O'So of Plover, Wisconsin, brought seven beers, including a deep Black Scotch Ale.
How many people will come out to taste cheese and beer samples on a cold Saturday afternoon in January? A lot.
I'm judging only from the crowd at the first Isthmus Beer and Cheese Fest, held at the Alliant Energy Center Exhibition Hall this weekend. While I'd seen the names of the participants in advance -- creators and makers of Wisconsin beers and cheeses (and one dairy and one meat-curer and one university press), I didn't actually have a firm idea in my mind what to expect.
"It's kind of like the farmers' market, but with lots more cheese samples, and instead of vegetables -- beer!" one person said to me, and that's pretty close. Two rooms of vendor booths flanked an open area with tables where performances by the Cork and Bottle String Band alternated with demos on pairing beer with food (presented by TDP's beer guru, Robin Shepard) and pairing beer with chocolate, with chocolates by Atwood Avenue chocolatier Gail Ambrosius and beer by Furthermore of Spring Green.
These were first-come, first-serve seatings, and the chocolate-beer pairing session was the hottest seat in the house. I wasn't lucky enough to score one, but eavesdropped on Gail Ambrosius instructing the tasters that "beer enhances anything else" you're eating; it "makes the taste buds stand on end." Good pairings bring out the best in each other; the smoky "Three Feet Deep" dry Irish stout brought out the blueberry in the chocolate of a blueberry truffle, for instance.
Here's a truncated list of favorites and surprises discovered during my stroll through the booths (a complete list of vendors is available here:
* Remember I said one meat-curer? I met Scott Buer of Bolzano Artisan Meats, a Milwaukee-based company that makes small batches of dry-cured pancetta, guanciale, and prosciutto. Bolzano just started this April, so its prosciutto isn't even ready yet, but samples of the pancetta (pork belly cured in salt and spices and dried) and buttery, delicate guanciale (similar, but made with pork cheek) were available. Buer uses heritage Berkshire hogs he gets from a co-op in Iowa, but he will be switching to a purveyor from Lake Geneva; he uses about six hogs per month. Bolzano meats are available locally at Fromagination and Steve's Wines.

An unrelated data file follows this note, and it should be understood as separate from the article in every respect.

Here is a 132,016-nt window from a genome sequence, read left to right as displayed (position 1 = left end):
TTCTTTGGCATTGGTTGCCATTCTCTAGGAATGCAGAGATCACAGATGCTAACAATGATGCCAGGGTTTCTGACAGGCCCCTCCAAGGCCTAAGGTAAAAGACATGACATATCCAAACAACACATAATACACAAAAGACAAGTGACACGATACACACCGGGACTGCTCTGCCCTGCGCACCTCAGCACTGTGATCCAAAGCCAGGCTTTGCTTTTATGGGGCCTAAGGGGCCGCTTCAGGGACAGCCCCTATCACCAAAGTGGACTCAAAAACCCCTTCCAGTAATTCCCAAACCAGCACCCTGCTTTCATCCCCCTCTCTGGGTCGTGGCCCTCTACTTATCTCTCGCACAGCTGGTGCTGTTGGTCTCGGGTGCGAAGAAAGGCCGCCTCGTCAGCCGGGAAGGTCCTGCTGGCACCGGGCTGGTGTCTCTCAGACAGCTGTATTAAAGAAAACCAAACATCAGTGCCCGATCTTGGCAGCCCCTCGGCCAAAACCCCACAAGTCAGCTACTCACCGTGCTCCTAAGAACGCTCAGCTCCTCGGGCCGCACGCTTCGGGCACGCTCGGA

* Dave's BrewFarm of Wilson, Wisconsin (between Eau Claire and St. Paul) knocked my socks off. First of all, it's a sustainable farm that uses windpower to power the brewing operation. Then there's the beer, people. I sampled the Matacabras (described as "a strange new ale") and the AuBEXXX (golden strong ale with secret spicing, Belgian lineage yeast, and some special hops), both of which were intense, complex, and interesting -- really smart beers. Drinking them was like dating someone who'd received a MacArthur Genius Grant. My main regret of the day is that I did not go back to sample Dave's other four beers. Stupid! Dave's BrewFarm is not currently available in any Madison locations, but they're working on it.
* Caprine Supreme, family-operated farmstead makers of hormone-free goats milk cheeses (from free-range goats), brought a passel of different cheeses. (Caprine also makes goat's milk yogurt and sell goat's milk.) I bought a package of the mellow "Harvest Moon" variety (which I might be able to describe more fully if I hadn't tasted so many cheeses yesterday). Caprine is located in Black Creek, Wisconsin, west of Green Bay and north of Appleton. Currently Caprine is not sold at any Madison outlet, so tell your favorite cheese counter they're worth a try.
*Ellsworth Cooperative Creamery of Ellsworth, Wisconsin (near Hudson), brought cheese curds. The creamery will be celebrating its 100th birthday this year. Ellsworth, "cheese curd capital of Wisconsin," celebrates the Cheese Curd Festival this year on June 26.
* Harmony Specialty Dairy of Stratford, Wisconsin (near Wausau) brought a line of "handcrafted British tribute" cheeses -- Cheshire-style, double Gloucester, Abergele, and the Welsh-miner style Caerphilly, including an interesting Nut Brown Ale Caerphilly.
* More familiar names also provided some knockout cheeses, like Roelli Cheese of Shullsburg's Dunbarton Blue andCarr Valley's superb Benedictine (made with cow, sheep and goat milks).
* Viking Brewery of Dallas, Wisconsin, brought a "hot chocolate" beer that started out with intense chocolate tones and ended with a vibrant peppery finish. Dallas is near Chetek (does that not help you? It's way the heck up there).
* I got to meet Jerry Heimerl, the maker of one of my favorite cheeses, Evalon, a mellow goat cheese from Saxon Homestead Creamery. Heimerl says that Big Ed, the same cheese as Evalon only made with cow's milk, is the Creamery's best-seller. "Keep up the good work," I told him. "You just made my day," he replied.
And that reminded me of the final component of eating local -- tell the folks who work so hard at making quality Wisconsin products that we love the results.